I told them that I had no problems with either of them reading the book, but that I wanted them to know that the book was scary — and at was at this point that they interrupted me, laughing about how they watch and enjoy scarier movies than I do. Which is true, but, as I explained to them, Flowers In The Attic was far scarier because it wasn’t about vampires, zombies or other fictional monsters; people did the horrible things.

Mothers and grandmothers abused their own children (the girls’ faces fell) — and as a result, the children themselves did things which would, I supposed based on my own reaction to the book, make the girls uncomfortable.

“What things?” they asked.

“There’s some inappropriate sex,” I replied, not wanting to completely spoil the book for them.

There was a pause; no laughing now.

I told them that the book had made me feel creepy and I was ashamed I continued to read it — so much so, that I was too embarrassed to talk to my parents (their benevolent grandparents) about it. So if they wanted to read it, and they felt uncomfortable, they should feel free to quit reading it, talk to someone about how they felt, or both. (This is a general ‘rule’ we teach the kids; but I felt the need to be specific about it with this book.)

The girls looked at each other and then at me, sitting there with my eyebrows arched into question marks. The 13 year old passed on reading it (I suspect it was the ‘sex’ part; she’s quite the prude). The eldest took a look at the book, read the back of it, and said she’d look for more books by the author at the library the next time she was there.

On one hand, I fear I may have not only ruined a potential good read for them but removed their individual opportunity to struggle with their own morality… My intent was not to censor or turn them off of the book.

But on the other hand, I was honest about the book, the subject matter and issues which might arise, and left it to them to decide for themselves what they could handle and/or were interested in reading; and that, in my opinion, is what parents should do.

Even if I denied them the chance to bloom as readers with this specific book, there will be others — there are always others. I hope our continuing discussions about books, and my respect for them as readers, is simply more seed sowing.

FYI, The Complete V.C. Andrews has a contest to win a copy of the newly released Flowers in the Attic/Petals on the Wind bind-up (two books in one) edition to give away.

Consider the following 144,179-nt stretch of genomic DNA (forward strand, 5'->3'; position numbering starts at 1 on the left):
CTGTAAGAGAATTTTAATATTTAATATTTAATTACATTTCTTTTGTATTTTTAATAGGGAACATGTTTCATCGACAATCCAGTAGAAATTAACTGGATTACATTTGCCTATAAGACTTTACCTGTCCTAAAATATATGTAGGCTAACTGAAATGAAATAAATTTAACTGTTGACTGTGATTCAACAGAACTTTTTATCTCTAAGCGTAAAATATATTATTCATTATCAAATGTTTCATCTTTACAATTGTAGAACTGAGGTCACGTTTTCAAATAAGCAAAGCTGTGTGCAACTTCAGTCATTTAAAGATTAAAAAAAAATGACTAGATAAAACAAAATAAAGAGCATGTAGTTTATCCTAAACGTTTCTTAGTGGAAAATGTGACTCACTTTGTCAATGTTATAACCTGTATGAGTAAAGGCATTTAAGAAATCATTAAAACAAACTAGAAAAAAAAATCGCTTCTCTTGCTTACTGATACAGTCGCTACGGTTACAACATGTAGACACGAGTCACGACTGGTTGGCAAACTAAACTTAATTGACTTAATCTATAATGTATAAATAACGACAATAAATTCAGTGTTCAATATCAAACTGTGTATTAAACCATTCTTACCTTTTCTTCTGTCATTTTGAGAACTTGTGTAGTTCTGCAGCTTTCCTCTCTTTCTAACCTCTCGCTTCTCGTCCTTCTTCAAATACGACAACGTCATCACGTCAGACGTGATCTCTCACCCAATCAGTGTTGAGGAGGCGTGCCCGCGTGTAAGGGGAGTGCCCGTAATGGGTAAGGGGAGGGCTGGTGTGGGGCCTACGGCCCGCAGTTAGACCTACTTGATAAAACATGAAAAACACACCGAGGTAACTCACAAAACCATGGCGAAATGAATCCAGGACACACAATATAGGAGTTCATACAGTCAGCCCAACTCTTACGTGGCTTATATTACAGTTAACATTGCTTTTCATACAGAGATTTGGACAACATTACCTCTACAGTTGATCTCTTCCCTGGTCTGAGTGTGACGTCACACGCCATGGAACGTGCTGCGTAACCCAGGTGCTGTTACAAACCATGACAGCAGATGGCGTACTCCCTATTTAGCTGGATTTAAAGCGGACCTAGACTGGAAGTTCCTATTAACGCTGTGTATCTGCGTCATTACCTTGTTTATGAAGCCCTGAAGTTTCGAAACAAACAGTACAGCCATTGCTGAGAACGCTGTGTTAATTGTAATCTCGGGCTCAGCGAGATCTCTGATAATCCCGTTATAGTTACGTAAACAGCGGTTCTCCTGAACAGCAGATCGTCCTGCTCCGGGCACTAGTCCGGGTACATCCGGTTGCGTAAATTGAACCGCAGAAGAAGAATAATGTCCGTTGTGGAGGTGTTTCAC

Whatjamacallit Wednesday: Waste (Can) Not, Want (Can) Not?

In response to my Gadabout post (about a vintage composition dog), Laura (of Doodle Week) said, “I really like how you know all this stuff about old things and how they were made. But how do you manage to keep all these collections without running out of room for yourself?”

Well, Laura, here’s the painful truth: Occasionally I sell stuff.

I don’t like to do it — it does actually pain me. But sometimes, in the continual space battles that collectors face (both living space and the empty space in your wallet — spaces you & your spouse must agree on!), selling items is the proverbial poo that happens.

In this case, hubby (shown here miserable that I’m not only buying another one, but that he’s forced to carry it lol) was right that I had no more room for using another wastebasket…

forced-to-carry-scotty-trash-can

So I’m selling this retro metal waste can with a huge, adorable, Scottie dog on it — despite my deep affection for vintage metal waste cans.

I console myself not only with 11 more inches of space and the extra bills in my wallet, but by imagining the thrill such a find will be for the new owner — who will melt every time they see those warm brown eyes, that black plastic nose, and that red felt tongue.

retro-kitsch-trash-can-huge-scottie-applique

Whatjamacallit Wednesday: Soap Opera Challenge, Y&R Edition

young-and-the-restless-soap-opera-challenge-gameHubby grabbed this 1987 Soap Opera Challenge game for me at a rummage sale this summer for a buck or two and I’ve just now gotten around to attempting to play it.

This particular game in the series by The United States Playing Card Company is based on television’s The Young and the Restless daytime soap. There were several others in the series — and had I either the As The World Turns or Guiding Light versions, I might have fared far better… As it is, my puny knowledge of the Y&R was limited to either my high school summers (1979-1982) when my sister insisted upon watching it because she discovered that the show’s fictional Genoa City, Wisconsin, was based on the very real — and visited — Lake Geneva, Wisconsin, and a few episodes in my freshman year of college (1982-83), when the boys in the dorms insisted upon watching it. (Though most of them locked their dorm doors and pretended not to be ‘home’ whilst watching the show, Y&R had a huge male following at the University of Whitewater; mostly the same guys who watched pro-wrestling, so no surprises there, really.)